Therese, being my youngest, and on the verge of becoming a 10 year old, woke up today and I urged her to put on the TV.  She was like a ball of energy and I woke up with a migraine.  I wasn't ready to jump feet first into my day, and was hoping for a small reprieve.

The TV was on for a few short moments when I realized Therese was completely disinterested, and then she put on her clothes and was out the door.  The TV stayed on for awhile, and I began to pay attention to it.  The ads that John and I have been making fun of for the past several years suddenly took on a sinister cast--and it wasn't because of 'Simon Bar Sinister', who no longer graces our TV's on Saturdays!

No, this darkness was the commercials themselves!  EVERY single ad was a government sponsored indoctrination attempt!  One was about how to get more exercise.  Another one was about how to eat right, informing young mind's about their dietary needs.  I suddenly thought about the past five to 10 years of ads during children's programming and it dawned on me that the government has sneakily taken over.

There is the ad I see over and over that is about accepting each other, all people of all races and creeds.  There are the ones about bullying.  Do I have a problem with kids being overweight, and for bullying, or for discrimination?  Of course I do.

But I have a bigger problem with the government using propaganda in the form of 'feel good' ads mainly aired during children's programming.  I know what they're up to.  Parents need, more than ever before, to do their job right!  If we don't teach our children the values we hold dear, they become 'programmed' fools as adults, who buy every line the government hands them.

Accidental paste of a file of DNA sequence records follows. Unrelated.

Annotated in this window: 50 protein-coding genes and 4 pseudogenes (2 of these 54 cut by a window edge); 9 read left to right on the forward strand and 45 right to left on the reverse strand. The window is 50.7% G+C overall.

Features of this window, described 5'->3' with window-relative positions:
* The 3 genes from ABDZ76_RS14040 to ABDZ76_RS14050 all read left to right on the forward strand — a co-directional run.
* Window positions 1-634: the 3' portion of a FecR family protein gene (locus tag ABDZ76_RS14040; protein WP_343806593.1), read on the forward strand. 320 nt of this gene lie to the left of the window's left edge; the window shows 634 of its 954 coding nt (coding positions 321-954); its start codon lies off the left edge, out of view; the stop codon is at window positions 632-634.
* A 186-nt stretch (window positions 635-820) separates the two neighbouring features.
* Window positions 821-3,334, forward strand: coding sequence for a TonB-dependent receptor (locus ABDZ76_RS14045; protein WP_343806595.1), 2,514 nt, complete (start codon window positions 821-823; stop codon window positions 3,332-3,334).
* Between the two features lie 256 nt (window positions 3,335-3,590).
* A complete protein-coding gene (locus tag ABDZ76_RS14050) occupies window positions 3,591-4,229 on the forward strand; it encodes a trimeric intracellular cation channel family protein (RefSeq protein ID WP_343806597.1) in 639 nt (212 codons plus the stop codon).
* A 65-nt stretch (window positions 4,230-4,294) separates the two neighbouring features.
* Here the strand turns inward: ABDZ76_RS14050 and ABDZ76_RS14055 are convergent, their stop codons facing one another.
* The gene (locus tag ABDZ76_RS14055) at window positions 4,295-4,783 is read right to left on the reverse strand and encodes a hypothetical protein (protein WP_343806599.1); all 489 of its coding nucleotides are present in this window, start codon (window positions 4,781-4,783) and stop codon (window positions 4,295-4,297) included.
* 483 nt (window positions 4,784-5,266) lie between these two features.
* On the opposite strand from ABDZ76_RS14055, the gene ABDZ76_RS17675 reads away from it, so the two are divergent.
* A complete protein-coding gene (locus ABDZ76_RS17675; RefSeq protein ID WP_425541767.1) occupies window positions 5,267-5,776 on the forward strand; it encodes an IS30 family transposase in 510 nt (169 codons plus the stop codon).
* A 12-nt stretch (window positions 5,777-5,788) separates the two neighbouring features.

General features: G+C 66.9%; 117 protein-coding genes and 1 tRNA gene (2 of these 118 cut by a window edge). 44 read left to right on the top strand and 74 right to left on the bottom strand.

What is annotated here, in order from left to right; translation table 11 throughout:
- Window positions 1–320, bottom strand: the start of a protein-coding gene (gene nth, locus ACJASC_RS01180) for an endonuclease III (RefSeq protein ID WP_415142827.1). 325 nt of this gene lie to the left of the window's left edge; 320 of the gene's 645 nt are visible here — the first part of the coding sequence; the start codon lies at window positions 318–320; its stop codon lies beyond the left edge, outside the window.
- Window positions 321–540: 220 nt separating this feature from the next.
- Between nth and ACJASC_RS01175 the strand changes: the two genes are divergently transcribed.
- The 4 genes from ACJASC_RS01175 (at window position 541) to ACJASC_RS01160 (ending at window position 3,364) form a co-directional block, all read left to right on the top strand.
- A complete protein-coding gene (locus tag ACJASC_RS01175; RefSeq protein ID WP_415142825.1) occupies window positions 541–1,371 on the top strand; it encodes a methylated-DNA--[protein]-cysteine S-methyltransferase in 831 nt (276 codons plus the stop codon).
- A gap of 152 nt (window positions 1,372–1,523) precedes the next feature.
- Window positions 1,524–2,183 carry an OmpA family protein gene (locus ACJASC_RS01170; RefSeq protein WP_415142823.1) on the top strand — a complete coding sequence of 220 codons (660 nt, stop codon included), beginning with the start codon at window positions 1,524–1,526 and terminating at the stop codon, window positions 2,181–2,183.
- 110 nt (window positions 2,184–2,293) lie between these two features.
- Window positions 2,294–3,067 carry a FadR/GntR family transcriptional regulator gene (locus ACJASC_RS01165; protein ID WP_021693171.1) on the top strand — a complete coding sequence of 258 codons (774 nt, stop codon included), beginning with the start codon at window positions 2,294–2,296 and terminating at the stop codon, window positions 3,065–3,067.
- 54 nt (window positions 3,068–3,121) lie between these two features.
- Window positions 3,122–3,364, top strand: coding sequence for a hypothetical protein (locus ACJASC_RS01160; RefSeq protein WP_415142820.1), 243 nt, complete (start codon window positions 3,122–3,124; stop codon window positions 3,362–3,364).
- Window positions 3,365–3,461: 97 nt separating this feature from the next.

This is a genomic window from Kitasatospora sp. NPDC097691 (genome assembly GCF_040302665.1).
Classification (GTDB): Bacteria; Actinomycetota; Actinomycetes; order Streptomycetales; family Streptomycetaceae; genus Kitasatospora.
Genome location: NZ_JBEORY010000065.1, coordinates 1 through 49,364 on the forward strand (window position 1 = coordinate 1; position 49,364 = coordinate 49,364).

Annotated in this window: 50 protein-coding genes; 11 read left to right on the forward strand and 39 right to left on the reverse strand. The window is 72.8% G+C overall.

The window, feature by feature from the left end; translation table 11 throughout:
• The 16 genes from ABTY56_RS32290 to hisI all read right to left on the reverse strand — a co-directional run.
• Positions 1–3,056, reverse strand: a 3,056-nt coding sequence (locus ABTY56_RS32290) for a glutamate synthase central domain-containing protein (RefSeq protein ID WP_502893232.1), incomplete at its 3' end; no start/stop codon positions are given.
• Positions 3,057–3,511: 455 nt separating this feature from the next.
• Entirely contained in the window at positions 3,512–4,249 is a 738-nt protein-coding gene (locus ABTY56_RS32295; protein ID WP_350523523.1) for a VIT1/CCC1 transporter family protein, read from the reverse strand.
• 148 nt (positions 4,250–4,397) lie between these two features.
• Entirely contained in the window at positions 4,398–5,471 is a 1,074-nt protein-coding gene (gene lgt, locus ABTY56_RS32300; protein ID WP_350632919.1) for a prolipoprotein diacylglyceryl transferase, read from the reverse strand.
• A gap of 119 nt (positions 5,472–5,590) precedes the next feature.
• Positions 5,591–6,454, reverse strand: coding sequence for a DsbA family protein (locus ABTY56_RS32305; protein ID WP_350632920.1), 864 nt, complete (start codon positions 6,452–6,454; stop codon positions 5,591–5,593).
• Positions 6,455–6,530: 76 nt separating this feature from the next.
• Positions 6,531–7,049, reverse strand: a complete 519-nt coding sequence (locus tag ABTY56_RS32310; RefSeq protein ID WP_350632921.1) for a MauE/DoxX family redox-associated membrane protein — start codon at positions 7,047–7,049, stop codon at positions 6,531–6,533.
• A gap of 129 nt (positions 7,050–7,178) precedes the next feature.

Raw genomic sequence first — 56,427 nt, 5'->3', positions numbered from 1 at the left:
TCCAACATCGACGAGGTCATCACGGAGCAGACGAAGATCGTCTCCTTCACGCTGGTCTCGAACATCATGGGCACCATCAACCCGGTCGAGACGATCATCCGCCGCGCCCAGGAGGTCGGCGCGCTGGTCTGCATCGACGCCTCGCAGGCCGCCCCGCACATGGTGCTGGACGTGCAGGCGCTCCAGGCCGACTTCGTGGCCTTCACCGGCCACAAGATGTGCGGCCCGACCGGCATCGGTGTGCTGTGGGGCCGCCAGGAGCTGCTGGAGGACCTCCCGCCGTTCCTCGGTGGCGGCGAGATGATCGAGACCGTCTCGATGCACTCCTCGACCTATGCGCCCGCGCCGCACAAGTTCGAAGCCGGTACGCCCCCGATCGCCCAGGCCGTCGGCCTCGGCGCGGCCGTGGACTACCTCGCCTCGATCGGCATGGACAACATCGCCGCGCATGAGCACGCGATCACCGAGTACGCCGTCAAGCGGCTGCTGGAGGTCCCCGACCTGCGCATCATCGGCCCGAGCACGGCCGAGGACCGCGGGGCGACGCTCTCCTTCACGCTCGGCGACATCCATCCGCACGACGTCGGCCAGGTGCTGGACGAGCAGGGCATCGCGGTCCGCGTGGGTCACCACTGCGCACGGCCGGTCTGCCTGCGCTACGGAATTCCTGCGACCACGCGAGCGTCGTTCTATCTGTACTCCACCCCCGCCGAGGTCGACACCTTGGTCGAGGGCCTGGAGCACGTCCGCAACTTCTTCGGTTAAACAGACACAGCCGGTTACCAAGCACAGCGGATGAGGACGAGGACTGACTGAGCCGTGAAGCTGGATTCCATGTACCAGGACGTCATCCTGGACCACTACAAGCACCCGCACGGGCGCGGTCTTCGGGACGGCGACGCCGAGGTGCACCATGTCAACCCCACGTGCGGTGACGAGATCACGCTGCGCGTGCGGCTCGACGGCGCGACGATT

If you don't have youngsters, put on cartoons and watch the ads.  Become informed!  I do not have cable/dish, so I can't say what is being shown there.  I imagine that everything I see during limited (network) children's programming is exaggerated to the NTH degree on Disney/Nickelodeon/Cartoon Network.

To those who say these changes needed to happen, I say, 'Rubbish'!  My generation didn't have all the social issues that today's kids do.  We grew up just fine.  We didn't have every aspect of our lives scrutinized.  We were raised with common sense! Remember the 70's ad that featured a young boy who watched his dad smoking?  Heaven forbid that his father was a bad influence on the child...but did it help?  NO!  Most of my peers smoked or still smoke.

People!  Wake up!

Young people smoke more than ever.  Why didn't they get the message?  The same thing for drinking!  Ian grew up going to D.A.R.E. classes at school.  About 99.9% of his classmates eventually took up smoking, drinking, and drugs. I shudder when my younger kids tell me what they hear and see from their peers.  Things are getting worse with every passing year!   

The way kids learn right from wrong, healthy from unhealthy, etc., is primarily from their parents.  When I was growing up, and tempted to do anything outside of my moral compass, guess what the deciding factor was?  I couldn't bear the thought that I could let my parents down.  I wasn't worried about some ad I might have seen on TV.  I thought of how much they loved me, and I wanted to stay obedient and faithful to these people!

I believe in passing on that thing called integrity.  I hope my kids have been learning this from my example and my relationship with them...

I don't want some Big Brother meddlers to be the big influence in my children's minds.